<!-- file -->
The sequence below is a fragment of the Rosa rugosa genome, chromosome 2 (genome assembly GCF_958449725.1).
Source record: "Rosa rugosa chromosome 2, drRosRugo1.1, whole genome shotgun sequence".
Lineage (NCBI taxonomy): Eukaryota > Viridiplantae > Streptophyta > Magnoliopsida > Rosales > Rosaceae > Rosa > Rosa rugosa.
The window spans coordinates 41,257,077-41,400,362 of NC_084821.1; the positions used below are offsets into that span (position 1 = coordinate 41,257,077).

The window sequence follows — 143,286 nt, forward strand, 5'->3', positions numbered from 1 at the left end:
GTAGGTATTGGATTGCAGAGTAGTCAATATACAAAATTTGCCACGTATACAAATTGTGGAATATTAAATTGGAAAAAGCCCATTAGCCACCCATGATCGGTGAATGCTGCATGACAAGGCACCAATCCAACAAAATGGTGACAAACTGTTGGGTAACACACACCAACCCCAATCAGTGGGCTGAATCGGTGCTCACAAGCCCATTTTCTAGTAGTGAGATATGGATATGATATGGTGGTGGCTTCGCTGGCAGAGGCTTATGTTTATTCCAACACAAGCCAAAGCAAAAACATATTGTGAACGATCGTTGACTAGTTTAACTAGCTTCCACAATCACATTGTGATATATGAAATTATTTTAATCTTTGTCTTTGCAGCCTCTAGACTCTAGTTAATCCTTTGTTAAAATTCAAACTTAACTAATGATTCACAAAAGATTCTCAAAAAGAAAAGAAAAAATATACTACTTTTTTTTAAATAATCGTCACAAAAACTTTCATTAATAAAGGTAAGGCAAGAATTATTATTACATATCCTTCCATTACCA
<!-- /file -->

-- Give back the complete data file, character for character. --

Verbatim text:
The sequence below is a fragment of the Rosa rugosa genome, chromosome 2 (genome assembly GCF_958449725.1).
Source record: "Rosa rugosa chromosome 2, drRosRugo1.1, whole genome shotgun sequence".
Lineage (NCBI taxonomy): Eukaryota > Viridiplantae > Streptophyta > Magnoliopsida > Rosales > Rosaceae > Rosa > Rosa rugosa.
The window spans coordinates 41,257,077-41,400,362 of NC_084821.1; the positions used below are offsets into that span (position 1 = coordinate 41,257,077).

The window sequence follows — 143,286 nt, forward strand, 5'->3', positions numbered from 1 at the left end:
GTAGGTATTGGATTGCAGAGTAGTCAATATACAAAATTTGCCACGTATACAAATTGTGGAATATTAAATTGGAAAAAGCCCATTAGCCACCCATGATCGGTGAATGCTGCATGACAAGGCACCAATCCAACAAAATGGTGACAAACTGTTGGGTAACACACACCAACCCCAATCAGTGGGCTGAATCGGTGCTCACAAGCCCATTTTCTAGTAGTGAGATATGGATATGATATGGTGGTGGCTTCGCTGGCAGAGGCTTATGTTTATTCCAACACAAGCCAAAGCAAAAACATATTGTGAACGATCGTTGACTAGTTTAACTAGCTTCCACAATCACATTGTGATATATGAAATTATTTTAATCTTTGTCTTTGCAGCCTCTAGACTCTAGTTAATCCTTTGTTAAAATTCAAACTTAACTAATGATTCACAAAAGATTCTCAAAAAGAAAAGAAAAAATATACTACTTTTTTTTAAATAATCGTCACAAAAACTTTCATTAATAAAGGTAAGGCAAGAATTATTATTACATATCCTTCCATTACCA